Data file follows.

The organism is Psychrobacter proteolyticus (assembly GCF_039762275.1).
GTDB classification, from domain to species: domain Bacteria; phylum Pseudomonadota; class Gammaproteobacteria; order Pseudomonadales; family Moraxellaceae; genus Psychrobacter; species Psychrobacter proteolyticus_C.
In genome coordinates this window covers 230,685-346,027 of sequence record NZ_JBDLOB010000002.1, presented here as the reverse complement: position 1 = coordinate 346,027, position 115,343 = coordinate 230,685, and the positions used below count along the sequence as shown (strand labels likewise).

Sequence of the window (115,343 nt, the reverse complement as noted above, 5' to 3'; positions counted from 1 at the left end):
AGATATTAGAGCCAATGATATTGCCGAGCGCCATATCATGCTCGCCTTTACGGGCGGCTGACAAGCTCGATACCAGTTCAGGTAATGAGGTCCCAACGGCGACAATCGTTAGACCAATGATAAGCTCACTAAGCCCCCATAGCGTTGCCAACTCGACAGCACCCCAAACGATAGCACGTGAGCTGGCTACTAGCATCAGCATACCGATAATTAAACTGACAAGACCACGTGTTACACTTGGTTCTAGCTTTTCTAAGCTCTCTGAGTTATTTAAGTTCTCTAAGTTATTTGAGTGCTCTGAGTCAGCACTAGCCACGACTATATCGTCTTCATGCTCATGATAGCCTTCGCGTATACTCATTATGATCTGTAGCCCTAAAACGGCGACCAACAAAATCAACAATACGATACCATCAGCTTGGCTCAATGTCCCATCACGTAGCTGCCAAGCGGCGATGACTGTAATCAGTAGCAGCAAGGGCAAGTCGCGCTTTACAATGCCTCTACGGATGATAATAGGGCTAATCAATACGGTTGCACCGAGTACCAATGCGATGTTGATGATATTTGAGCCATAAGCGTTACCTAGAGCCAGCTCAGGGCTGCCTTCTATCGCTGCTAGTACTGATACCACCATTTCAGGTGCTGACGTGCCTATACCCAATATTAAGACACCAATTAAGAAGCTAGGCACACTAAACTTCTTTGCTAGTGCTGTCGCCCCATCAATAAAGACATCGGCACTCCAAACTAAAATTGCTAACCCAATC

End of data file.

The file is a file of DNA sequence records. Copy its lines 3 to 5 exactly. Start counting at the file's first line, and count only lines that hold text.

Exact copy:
In genome coordinates this window covers 230,685-346,027 of sequence record NZ_JBDLOB010000002.1, presented here as the reverse complement: position 1 = coordinate 346,027, position 115,343 = coordinate 230,685, and the positions used below count along the sequence as shown (strand labels likewise).

Sequence of the window (115,343 nt, the reverse complement as noted above, 5' to 3'; positions counted from 1 at the left end):
AGATATTAGAGCCAATGATATTGCCGAGCGCCATATCATGCTCGCCTTTACGGGCGGCTGACAAGCTCGATACCAGTTCAGGTAATGAGGTCCCAACGGCGACAATCGTTAGACCAATGATAAGCTCACTAAGCCCCCATAGCGTTGCCAACTCGACAGCACCCCAAACGATAGCACGTGAGCTGGCTACTAGCATCAGCATACCGATAATTAAACTGACAAGACCACGTGTTACACTTGGTTCTAGCTTTTCTAAGCTCTCTGAGTTATTTAAGTTCTCTAAGTTATTTGAGTGCTCTGAGTCAGCACTAGCCACGACTATATCGTCTTCATGCTCATGATAGCCTTCGCGTATACTCATTATGATCTGTAGCCCTAAAACGGCGACCAACAAAATCAACAATACGATACCATCAGCTTGGCTCAATGTCCCATCACGTAGCTGCCAAGCGGCGATGACTGTAATCAGTAGCAGCAAGGGCAAGTCGCGCTTTACAATGCCTCTACGGATGATAATAGGGCTAATCAATACGGTTGCACCGAGTACCAATGCGATGTTGATGATATTTGAGCCATAAGCGTTACCTAGAGCCAGCTCAGGGCTGCCTTCTATCGCTGCTAGTACTGATACCACCATTTCAGGTGCTGACGTGCCTATACCCAATATTAAGACACCAATTAAGAAGCTAGGCACACTAAACTTCTTTGCTAGTGCTGTCGCCCCATCAATAAAGACATCGGCACTCCAAACTAAAATTGCTAACCCAATC